On both sides of the political fence, researchers and strategists can be imagined beavering away, in search of material usable in Friday’s debate of a motion of no confidence in Prime Minister Kamla Persad-Bissessar. The debate, triggered by Opposition Leader Keith Rowley’s motion, was an unexpected move.
No single major scandal was cited by Dr Rowley as necessitating a suspension of the parliamentary agenda for the urgent purpose of putting the Government on trial for its life. In early 2010, then as opposition leader, Mrs Persad-Bissessar had filed a similar no-confidence motion.
At the time, the air rang with accusations about State sponsorship of a church being built by then-prime minister Patrick Manning’s spiritual adviser. Still hot in the headlines were reports of possible criminal charges against Calder Hart, then a top administration operative, staunchly defended by Mr Manning. Given the respective numbers of the People’s Partnership and PNM MPs, nobody expects the Government of Mrs Persad-Bissessar to lose the debate. Such an outcome could, at least theoretically, precipitate fresh elections. What is accordingly promised for Friday is a rhetorical extravaganza which, the ruling party’s parliamentary ringmasters have determined, must run non-stop from start to finish. The physical and emotional stamina of MPs will be mercilessly tested.
Predictably, Dr Rowley and PNM caucus members will take fullest advantage of parliamentary privilege. Accusations will be launched against the Government, and the Prime Minister in particular. The aim will be to throw them off balance and on the defensive. And to capture the headlines.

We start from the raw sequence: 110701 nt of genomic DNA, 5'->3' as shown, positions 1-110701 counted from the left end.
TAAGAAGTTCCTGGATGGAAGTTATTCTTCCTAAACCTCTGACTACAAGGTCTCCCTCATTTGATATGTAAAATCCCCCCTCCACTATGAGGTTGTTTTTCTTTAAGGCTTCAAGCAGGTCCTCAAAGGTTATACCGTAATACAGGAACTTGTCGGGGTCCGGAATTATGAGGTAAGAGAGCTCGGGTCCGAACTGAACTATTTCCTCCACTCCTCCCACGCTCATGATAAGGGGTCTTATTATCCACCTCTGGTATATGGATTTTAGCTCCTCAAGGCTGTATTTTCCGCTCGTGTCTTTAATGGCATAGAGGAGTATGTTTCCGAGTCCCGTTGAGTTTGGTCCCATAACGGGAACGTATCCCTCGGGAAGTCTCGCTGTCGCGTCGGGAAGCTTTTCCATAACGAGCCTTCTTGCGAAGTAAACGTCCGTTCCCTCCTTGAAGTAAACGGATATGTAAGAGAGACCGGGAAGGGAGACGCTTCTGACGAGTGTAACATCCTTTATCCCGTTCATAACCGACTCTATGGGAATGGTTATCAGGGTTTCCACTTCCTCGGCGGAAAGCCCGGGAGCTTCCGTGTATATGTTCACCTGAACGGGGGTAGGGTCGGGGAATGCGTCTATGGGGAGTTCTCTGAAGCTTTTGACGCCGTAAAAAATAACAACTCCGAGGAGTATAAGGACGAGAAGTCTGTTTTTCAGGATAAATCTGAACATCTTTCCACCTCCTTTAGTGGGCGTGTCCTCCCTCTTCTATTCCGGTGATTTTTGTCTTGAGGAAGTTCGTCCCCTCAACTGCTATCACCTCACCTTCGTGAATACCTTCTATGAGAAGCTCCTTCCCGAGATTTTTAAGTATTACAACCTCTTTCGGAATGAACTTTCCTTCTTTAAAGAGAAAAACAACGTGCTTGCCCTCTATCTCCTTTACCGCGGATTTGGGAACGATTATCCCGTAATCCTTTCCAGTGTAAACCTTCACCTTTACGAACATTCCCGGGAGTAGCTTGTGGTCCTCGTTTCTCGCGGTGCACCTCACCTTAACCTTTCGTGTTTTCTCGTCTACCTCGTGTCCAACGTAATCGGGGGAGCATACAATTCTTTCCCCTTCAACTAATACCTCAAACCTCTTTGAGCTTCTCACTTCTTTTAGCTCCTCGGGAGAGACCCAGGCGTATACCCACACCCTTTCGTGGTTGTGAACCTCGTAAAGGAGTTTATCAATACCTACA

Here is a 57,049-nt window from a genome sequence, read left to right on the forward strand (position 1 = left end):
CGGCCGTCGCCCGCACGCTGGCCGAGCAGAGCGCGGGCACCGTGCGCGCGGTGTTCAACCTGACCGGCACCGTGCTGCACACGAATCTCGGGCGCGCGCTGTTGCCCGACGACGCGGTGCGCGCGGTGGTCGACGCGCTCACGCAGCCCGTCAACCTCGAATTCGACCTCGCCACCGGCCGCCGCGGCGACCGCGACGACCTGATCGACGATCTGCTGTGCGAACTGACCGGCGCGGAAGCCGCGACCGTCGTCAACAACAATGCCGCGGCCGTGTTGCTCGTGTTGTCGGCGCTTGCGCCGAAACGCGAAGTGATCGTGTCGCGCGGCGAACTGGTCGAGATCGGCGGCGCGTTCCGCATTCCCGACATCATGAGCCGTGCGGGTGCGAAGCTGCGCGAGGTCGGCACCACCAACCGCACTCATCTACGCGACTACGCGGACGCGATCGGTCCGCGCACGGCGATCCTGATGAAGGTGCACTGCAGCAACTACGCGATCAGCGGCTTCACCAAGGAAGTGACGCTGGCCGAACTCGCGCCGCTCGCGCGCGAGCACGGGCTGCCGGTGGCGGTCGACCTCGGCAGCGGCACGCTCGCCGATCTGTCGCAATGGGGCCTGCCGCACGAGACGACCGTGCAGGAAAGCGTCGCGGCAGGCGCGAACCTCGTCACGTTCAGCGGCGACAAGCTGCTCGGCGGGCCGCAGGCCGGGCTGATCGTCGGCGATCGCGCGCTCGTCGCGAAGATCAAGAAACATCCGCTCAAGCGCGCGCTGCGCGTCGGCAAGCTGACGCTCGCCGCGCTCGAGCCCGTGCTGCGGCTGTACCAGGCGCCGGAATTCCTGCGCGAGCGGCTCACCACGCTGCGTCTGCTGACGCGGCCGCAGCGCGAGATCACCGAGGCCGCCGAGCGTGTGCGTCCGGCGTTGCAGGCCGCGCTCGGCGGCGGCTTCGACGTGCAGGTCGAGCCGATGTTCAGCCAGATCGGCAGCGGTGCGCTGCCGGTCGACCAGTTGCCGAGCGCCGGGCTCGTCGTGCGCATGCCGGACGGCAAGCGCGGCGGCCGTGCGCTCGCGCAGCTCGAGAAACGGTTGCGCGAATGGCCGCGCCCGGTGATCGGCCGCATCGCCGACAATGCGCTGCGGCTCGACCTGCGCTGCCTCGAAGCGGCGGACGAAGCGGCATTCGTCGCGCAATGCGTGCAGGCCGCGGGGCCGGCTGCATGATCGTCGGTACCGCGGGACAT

This, then, is set to be an “air war”, rather than a ground war likely to result in change to the political landscape. Still, its effects can hardly be dismissed out of hand. Serial sins of commission and omission by the ruling Partnership have sustained the unhappy image of an outfit so incapable of getting things right as not to be trusted in national office. A lot is available for rehashing, as PNM MPs review the Government’s 22-month record. The Opposition party’s researchers will be certain to unearth new causes for concern or outrage. Whether these will prove well founded, the country must wait to see. Meanwhile, the targeted ruling party can expect a hammering in the headlines, in the talk shows, in the blogs…
No doubt, this likelihood has focused the mind of Prime Minister Persad-Bissessar, shortly to be facing UNC internal elections. She has sought to whip her supporters into shape. Her aim over the last weekend has been to avert in advance any impression that hers is somehow a beleaguered administration, so helplessly vulnerable to opposition thrusts as to become destabilised. Friday’s debate will thus also test her leadership capacity, and the depth of her support. T&T will count the political information and entertainment derived on Friday against the expenditure of valuable legislative time. Should the show be found not worth the expense, it is the Opposition which will be held to account.